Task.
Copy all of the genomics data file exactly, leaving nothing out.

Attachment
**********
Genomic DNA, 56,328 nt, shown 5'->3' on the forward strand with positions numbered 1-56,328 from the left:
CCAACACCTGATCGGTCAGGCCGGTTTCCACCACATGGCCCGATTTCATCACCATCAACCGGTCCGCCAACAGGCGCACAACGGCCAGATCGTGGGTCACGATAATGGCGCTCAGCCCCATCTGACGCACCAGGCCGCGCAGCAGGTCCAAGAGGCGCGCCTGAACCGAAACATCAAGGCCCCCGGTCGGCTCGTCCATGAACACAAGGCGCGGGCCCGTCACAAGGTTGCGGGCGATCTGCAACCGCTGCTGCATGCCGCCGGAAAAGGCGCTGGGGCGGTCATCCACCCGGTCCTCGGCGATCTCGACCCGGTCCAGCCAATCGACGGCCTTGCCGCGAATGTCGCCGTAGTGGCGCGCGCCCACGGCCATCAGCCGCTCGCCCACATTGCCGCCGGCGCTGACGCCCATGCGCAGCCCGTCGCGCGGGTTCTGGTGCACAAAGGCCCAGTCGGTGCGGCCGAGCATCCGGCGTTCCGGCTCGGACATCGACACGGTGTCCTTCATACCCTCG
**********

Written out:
Genomic DNA, 56,328 nt, shown 5'->3' on the forward strand with positions numbered 1-56,328 from the left:
CCAACACCTGATCGGTCAGGCCGGTTTCCACCACATGGCCCGATTTCATCACCATCAACCGGTCCGCCAACAGGCGCACAACGGCCAGATCGTGGGTCACGATAATGGCGCTCAGCCCCATCTGACGCACCAGGCCGCGCAGCAGGTCCAAGAGGCGCGCCTGAACCGAAACATCAAGGCCCCCGGTCGGCTCGTCCATGAACACAAGGCGCGGGCCCGTCACAAGGTTGCGGGCGATCTGCAACCGCTGCTGCATGCCGCCGGAAAAGGCGCTGGGGCGGTCATCCACCCGGTCCTCGGCGATCTCGACCCGGTCCAGCCAATCGACGGCCTTGCCGCGAATGTCGCCGTAGTGGCGCGCGCCCACGGCCATCAGCCGCTCGCCCACATTGCCGCCGGCGCTGACGCCCATGCGCAGCCCGTCGCGCGGGTTCTGGTGCACAAAGGCCCAGTCGGTGCGGCCGAGCATCCGGCGTTCCGGCTCGGACATCGACACGGTGTCCTTCATACCCTCG